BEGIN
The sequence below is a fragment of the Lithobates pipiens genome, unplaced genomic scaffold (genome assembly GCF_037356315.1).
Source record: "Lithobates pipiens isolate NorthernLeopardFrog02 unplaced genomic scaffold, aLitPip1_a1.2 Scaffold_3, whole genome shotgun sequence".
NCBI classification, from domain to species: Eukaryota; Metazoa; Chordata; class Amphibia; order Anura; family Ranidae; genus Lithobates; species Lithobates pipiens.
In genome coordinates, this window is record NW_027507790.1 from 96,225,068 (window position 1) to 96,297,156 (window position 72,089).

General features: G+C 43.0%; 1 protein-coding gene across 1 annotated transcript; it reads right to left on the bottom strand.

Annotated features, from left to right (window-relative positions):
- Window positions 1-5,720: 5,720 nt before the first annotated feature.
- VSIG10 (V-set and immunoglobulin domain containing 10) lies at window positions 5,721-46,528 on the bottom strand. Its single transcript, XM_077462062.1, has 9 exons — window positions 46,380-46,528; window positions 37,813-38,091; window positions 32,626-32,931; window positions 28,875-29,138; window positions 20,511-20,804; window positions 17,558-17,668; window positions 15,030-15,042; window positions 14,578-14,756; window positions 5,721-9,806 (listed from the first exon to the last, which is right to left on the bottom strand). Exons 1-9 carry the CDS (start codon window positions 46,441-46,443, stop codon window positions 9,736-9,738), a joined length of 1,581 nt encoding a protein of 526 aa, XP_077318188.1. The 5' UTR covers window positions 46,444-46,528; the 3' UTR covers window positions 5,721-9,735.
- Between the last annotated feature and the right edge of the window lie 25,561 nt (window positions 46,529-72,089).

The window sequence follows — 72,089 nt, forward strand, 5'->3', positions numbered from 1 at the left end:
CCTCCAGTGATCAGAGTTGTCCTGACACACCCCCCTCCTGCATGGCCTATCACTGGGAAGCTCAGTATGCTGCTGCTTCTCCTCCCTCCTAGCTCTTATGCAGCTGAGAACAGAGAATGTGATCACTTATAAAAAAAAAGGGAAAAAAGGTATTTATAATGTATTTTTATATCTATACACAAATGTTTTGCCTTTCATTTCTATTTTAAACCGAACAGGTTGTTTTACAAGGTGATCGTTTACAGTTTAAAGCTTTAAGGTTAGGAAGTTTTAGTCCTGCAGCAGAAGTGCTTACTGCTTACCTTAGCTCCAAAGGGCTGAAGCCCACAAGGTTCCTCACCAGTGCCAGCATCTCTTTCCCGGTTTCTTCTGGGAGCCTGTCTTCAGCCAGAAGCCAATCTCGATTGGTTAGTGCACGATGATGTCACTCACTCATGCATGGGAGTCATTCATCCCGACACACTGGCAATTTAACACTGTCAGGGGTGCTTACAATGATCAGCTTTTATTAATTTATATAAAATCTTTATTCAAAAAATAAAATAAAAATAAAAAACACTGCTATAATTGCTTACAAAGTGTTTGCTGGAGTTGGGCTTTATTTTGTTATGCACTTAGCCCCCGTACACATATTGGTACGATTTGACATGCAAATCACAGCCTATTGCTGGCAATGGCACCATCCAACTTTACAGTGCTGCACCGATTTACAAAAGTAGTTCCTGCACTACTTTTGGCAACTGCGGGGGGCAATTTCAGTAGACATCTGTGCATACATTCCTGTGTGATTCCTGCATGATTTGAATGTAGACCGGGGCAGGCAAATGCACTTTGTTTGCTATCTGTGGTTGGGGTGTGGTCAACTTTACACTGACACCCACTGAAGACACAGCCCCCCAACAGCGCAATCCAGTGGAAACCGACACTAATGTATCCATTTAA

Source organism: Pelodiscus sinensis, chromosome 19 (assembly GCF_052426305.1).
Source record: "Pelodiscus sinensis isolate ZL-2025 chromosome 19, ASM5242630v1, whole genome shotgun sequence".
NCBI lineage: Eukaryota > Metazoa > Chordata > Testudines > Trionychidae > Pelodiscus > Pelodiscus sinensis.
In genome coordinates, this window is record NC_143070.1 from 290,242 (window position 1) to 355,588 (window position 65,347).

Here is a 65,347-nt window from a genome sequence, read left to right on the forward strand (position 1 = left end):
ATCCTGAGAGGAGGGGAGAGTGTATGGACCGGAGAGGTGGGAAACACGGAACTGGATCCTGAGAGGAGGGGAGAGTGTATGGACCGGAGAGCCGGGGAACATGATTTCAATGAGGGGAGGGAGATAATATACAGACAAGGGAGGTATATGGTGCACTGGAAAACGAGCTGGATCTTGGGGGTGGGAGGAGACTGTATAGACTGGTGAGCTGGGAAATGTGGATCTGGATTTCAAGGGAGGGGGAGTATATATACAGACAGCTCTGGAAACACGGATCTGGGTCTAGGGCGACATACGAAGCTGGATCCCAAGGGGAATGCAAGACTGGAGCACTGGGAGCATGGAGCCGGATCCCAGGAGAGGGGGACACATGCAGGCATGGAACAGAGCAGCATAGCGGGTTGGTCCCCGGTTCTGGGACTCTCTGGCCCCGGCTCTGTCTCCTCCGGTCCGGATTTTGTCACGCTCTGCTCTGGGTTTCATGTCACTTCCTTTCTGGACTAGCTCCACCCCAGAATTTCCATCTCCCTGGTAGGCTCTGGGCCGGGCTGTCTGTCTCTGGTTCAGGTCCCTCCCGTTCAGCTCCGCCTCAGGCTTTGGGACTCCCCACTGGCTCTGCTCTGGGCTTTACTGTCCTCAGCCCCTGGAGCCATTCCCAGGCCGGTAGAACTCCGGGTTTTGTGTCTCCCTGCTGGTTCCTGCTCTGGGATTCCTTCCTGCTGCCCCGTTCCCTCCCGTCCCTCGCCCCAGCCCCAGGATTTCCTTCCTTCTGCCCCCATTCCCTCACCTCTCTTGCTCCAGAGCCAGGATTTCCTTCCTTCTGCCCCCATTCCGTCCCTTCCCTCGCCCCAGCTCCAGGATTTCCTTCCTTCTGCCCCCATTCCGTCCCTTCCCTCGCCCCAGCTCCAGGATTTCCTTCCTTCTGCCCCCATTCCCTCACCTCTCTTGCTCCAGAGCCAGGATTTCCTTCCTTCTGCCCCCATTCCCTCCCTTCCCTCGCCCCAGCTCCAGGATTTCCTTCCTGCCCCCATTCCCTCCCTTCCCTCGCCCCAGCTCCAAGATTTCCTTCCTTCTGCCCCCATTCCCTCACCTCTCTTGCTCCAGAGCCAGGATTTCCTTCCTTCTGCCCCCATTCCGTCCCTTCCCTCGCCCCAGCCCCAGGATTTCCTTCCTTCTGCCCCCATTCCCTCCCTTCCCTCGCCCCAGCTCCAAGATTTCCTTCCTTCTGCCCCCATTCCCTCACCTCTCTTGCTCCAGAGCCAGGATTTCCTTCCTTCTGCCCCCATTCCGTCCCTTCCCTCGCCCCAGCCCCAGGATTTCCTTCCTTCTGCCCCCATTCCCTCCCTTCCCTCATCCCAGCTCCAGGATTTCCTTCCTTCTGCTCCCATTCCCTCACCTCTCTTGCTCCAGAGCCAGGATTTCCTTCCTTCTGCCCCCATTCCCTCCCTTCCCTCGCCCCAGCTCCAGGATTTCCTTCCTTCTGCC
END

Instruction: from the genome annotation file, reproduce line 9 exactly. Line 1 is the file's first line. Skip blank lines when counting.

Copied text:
- Between the last annotated feature and the right edge of the window lie 25,561 nt (window positions 46,529-72,089).